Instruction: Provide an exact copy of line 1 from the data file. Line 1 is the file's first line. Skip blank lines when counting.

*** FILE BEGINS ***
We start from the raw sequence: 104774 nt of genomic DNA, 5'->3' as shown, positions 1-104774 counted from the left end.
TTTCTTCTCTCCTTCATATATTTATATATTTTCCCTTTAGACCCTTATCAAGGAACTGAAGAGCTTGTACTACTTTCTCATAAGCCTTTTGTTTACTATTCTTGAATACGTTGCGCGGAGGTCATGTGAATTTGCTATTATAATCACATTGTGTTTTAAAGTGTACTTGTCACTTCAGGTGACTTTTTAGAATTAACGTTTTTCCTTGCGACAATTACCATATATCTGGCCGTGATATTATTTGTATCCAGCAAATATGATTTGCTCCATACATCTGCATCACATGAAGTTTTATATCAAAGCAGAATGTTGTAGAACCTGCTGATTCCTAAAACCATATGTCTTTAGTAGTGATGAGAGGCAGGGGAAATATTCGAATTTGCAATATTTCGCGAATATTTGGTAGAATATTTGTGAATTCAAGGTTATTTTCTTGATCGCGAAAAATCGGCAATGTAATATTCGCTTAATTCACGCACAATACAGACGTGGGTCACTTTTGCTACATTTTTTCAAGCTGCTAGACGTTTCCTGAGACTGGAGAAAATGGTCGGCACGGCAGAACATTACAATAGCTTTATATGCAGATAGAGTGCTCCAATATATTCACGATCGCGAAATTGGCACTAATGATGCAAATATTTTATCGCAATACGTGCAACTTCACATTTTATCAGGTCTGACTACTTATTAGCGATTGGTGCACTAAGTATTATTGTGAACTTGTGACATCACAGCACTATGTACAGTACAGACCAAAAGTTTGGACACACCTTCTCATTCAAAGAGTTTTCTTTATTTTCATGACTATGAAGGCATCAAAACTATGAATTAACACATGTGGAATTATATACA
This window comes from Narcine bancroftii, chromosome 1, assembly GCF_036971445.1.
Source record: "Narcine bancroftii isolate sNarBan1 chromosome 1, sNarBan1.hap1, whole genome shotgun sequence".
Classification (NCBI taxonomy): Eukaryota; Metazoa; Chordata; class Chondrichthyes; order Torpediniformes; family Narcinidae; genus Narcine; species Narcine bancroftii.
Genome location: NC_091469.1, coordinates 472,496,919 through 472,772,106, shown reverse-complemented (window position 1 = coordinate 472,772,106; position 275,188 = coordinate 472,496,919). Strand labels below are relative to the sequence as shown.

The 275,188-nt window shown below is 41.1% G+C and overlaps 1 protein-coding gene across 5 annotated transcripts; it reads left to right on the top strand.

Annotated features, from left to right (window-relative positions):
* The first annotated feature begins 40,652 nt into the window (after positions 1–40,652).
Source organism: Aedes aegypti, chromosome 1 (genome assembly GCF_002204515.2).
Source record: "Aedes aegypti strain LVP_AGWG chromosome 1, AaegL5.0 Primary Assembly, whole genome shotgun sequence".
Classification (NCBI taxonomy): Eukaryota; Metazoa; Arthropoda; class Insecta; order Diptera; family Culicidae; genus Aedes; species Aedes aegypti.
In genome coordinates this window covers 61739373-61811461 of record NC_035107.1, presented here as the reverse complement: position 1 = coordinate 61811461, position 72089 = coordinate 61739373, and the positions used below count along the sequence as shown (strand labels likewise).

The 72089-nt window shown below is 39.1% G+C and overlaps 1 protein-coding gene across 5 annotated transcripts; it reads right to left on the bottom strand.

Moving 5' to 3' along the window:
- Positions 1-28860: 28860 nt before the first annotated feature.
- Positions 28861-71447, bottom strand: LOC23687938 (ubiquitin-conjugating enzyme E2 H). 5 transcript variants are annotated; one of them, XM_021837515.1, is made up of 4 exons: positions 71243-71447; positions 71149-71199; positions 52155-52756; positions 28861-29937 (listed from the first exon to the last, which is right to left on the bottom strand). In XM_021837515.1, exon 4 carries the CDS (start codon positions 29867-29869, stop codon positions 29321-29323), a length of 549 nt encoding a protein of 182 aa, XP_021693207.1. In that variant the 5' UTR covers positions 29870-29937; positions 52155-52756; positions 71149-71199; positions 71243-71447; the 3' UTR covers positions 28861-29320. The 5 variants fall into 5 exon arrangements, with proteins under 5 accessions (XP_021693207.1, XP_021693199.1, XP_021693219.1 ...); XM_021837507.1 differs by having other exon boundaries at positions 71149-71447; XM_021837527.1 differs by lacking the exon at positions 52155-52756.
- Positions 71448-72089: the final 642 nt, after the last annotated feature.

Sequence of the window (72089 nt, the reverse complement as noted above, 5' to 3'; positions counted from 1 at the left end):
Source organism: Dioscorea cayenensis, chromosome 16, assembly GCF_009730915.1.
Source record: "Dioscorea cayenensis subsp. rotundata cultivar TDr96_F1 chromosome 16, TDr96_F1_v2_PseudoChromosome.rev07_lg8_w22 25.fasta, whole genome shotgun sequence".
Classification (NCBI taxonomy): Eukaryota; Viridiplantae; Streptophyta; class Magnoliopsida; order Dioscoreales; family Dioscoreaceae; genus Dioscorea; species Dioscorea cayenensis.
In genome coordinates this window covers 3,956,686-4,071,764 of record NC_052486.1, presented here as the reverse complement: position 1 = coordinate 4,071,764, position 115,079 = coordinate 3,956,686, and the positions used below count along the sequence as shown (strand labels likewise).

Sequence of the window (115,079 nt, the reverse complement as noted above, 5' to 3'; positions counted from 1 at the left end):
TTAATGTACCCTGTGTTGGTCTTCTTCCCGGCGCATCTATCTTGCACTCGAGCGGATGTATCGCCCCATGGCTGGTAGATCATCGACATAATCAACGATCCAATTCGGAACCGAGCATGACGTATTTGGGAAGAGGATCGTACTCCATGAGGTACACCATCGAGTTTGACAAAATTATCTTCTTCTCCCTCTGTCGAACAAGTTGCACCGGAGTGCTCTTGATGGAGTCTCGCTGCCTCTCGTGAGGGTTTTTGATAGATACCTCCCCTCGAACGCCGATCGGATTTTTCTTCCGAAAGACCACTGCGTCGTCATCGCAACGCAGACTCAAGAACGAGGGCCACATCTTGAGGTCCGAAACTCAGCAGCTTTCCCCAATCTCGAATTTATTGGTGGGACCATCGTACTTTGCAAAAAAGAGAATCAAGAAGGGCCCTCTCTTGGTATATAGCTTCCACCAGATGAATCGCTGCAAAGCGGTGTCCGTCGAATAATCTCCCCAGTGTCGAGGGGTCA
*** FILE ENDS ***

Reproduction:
We start from the raw sequence: 104774 nt of genomic DNA, 5'->3' as shown, positions 1-104774 counted from the left end.